University of Mary Washington
Department of Historic Preservation

Name Index to the Surviving Minute and Order Books of Courts held in Fredericksburg 1782 to 1905

The City of Fredericksburg has over its long history served as the seat of court activity for judicial activity within the jurisdiction of the Corporation, as well as the home of appellate courts, circuit courts, and general courts. Each of these judicial bodies recorded their activities in summary ways, with minute books that give the explanations of what activities were undertaken while the court was in session, and the order books which were lists of the decisions rendered by the Court(s). These were not the only judicial offices in Fredericksburg. There existed Justices of the Peace who oversaw the violations of local laws. Chief among these was the Mayoral Court, in which the Mayor of the Town of Fredericksburg presided. Mayoral court order books survive for the years 1821-1835, but they are not indexed here. The index to the Mayoral Court Order Books can be found at the Fredericksburg Circuit Court's Historic Court Records web site.

The creation of this searchable name index (currently unavailable) was the product of the Great Depression programs to give people work, stimulating the economy without compromising the recovery of private businesses. According to a Free-Lance Star article of 23 September 1938, the Works Progress Administration supplied $4,677 and the City of Fredericksburg supplied $303 to hire a researcher, Mrs. R. H. Deaderick and a typist Mrs. Bernice Lewis, to index historic court records. No mention is made of the indvidual(s) overseeing the project. The researcher would read the hand-written books, making cards of names of prominence, noting the volume, date, and subject matter. The pages are typed with seven areas of information: Parties (Plaintiff, Defendant) Court, Book (date range of volume) Page number, Kind of action, Remarks. The typist then alphabetized the listing and typed them onto specially printed pages. It is known that the WPA projects were terminated very quickly after the entry of the United States into World War II. There are over 8,000 pages of names, but, for example the names under the letter T go only to "Te", far short of what is present in the two volumes. There was only one copy of the index created in the 1930s. The pages were numbered when the books were microfilmed in 1973.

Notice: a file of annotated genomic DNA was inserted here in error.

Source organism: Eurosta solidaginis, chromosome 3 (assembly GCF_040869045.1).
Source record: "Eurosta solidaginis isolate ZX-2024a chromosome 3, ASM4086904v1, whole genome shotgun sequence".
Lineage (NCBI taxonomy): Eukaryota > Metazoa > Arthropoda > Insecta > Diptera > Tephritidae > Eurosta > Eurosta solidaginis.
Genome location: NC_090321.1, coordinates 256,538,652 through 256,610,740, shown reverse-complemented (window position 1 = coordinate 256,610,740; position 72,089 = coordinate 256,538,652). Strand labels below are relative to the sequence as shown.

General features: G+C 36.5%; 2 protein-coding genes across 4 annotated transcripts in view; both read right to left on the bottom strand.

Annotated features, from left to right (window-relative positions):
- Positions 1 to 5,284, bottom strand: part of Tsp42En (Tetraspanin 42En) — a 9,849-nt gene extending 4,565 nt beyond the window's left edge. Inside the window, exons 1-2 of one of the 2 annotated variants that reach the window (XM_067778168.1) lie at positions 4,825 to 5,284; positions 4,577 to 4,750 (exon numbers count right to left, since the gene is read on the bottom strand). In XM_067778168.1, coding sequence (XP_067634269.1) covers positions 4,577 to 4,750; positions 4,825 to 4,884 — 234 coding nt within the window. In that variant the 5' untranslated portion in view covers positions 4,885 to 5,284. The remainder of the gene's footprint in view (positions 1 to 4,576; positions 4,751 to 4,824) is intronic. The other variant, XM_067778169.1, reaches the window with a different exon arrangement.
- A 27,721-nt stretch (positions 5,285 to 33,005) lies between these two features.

The volumes were transcribed by Gary Stanton with two goals: first to give researchers an access to records that were otherwise ignored or unknown; second, to allow the index to be searched either on the name of the plaintiff or the defendant. Barry McGhee, Circuit Court Archivist, had years before realized that the index was incomplete and his wife, Patricia McGhee, has worked with him to create lists of names present in these court books, but not in the index. The greatest under-representation was the names of African-Americans, particularly those enslaved, as they approached the court for redress, or legal rights, or were represented as chattel in matters of property by their owners.

This index gives volume and page numbers refering to volumes housed in the Circuit Court Archives of Fredericksburg, Virginia. To use these volumes one must visit the Circuit Court Archives in Fredericksburg. A minority of these volumes have microfilm copies available for interlibrary loan from the Virginia State Library. This on-line index is an aid to research, not a substitute for research. This index is not a certified copy and is provided solely for historians and geneological researchers. Errors of transcription or reading of the microfilm are solely the fault of Gary Stanton, I take complete responsibility for them.

Last modified: 17 November 2013